#1
I was wondering how you could apply modes to chord progressions (not soloing). Like, I understand that ionian is good for major chords, dorian is good for minor 7ths and 9ths, but what about full chord progressions? I'll use the C major scale for example: I- IV- V, which is C- F- G. Is it possible to tranpose this to another mode? The whole modal thing has been really confusing for me, any help would be appreciated. And if you can, can you give me a few modal chord progressions in the key of C, just for reference?
And another thing, what's the difference between modes and scale intervals? And how could you use them?
Sorry if this is confusing and/or doesnt make sense, but i assure you, it's much more confusing to me than it is to you
Any answers, examples, etc. is greatly appreciated. Thanks
#2
1-Ionian
2-Dorian
3-Phrygian
4-Lydian
5-Mixolydian
6-Aeolian
7-Locrian

These are the modes that go to the scale numbers. There are others that are altered and used over altered chords. Don't just use Ionian over any major chord. For example when playing in C Maj and u play over an F Maj chord if you use the Ionian scale instead of Lydian the 4th degree will be flat.
#3
^^ I kind of get that.. C ionian = C-D-E-F-G-A-B, and so the lydian mode for the C major scale would be the F lydian, correct? That's all I got.. and I really don't understand this whole 'which scale/mode to use when playing over a chord' thing. I mean, if you're gonna be using the lydian over F maj, what'll happen when the chord changes? Does that mean you have to switch modes every time the chord changes? And i'm sorry, I don't quite understand what you said, my head hurts from trying to process it (about the flattening of the 4th degree I mean). The notes in F maj. chord are F, A and C. And since all those notes are in the C ionian scale, why would you need to flatten the 4th degree??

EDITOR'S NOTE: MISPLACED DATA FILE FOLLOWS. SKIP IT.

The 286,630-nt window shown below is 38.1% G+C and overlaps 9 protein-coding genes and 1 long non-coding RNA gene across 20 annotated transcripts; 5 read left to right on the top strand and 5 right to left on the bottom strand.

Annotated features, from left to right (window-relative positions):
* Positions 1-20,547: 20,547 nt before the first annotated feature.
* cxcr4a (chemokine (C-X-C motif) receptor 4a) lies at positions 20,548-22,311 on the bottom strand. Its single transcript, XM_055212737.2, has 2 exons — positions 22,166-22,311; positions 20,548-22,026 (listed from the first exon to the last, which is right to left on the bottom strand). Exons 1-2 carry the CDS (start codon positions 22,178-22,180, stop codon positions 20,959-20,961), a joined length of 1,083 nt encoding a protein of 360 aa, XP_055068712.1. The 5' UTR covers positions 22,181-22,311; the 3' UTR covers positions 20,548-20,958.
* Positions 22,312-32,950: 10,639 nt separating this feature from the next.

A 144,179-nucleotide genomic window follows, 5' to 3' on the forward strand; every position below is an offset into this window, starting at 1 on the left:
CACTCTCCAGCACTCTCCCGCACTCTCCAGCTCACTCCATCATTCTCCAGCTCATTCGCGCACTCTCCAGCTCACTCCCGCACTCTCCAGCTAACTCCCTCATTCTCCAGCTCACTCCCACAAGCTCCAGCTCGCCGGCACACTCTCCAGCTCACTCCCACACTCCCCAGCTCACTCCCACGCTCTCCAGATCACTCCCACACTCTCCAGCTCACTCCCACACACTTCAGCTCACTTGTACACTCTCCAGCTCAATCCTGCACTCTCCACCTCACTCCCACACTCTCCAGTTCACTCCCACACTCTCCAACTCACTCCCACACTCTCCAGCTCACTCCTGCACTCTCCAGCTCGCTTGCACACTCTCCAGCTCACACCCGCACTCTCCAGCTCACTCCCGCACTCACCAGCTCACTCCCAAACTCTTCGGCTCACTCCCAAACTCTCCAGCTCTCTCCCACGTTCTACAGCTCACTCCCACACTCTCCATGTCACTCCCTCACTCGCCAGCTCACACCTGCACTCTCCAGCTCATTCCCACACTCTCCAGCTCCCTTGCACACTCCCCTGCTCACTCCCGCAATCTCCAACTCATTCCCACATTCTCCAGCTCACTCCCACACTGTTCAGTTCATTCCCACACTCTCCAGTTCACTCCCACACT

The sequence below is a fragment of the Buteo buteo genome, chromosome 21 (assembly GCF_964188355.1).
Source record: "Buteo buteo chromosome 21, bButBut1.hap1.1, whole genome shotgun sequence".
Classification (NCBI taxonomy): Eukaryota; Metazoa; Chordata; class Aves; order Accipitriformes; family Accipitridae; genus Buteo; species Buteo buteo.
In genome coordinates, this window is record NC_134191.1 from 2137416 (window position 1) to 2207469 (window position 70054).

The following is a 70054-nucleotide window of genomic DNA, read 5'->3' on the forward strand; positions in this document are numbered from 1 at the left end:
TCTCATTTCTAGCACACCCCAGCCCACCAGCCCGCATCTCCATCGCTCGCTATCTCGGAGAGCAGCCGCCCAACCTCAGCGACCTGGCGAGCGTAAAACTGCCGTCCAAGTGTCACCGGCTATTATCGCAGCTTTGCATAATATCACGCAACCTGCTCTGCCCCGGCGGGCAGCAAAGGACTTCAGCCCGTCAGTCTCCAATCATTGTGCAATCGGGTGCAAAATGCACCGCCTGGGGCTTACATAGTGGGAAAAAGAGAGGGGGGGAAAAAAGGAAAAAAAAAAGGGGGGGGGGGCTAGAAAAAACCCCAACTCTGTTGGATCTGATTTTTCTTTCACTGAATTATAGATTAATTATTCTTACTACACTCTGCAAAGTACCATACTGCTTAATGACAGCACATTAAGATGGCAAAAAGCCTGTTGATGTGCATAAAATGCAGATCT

#4
^yes thats how I use modes. Everyones probably got their own ideas though. I change modes when the rhythm changes chords.
And the lydian mode, without any alterations, always has a raised fourth, always.
#5
There are modal chord progressions. For example, this progression would call for an F Lydian scale: | F | G | Am C | F |.
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#6
One thing you should with the chords is to pick chords that have the defining characteristics of the mode you are using.
#7
Quote by demonofthenight
^yes thats how I use modes. Everyones probably got their own ideas though. I change modes when the rhythm changes chords.
And the lydian mode, without any alterations, always has a raised fourth, always.

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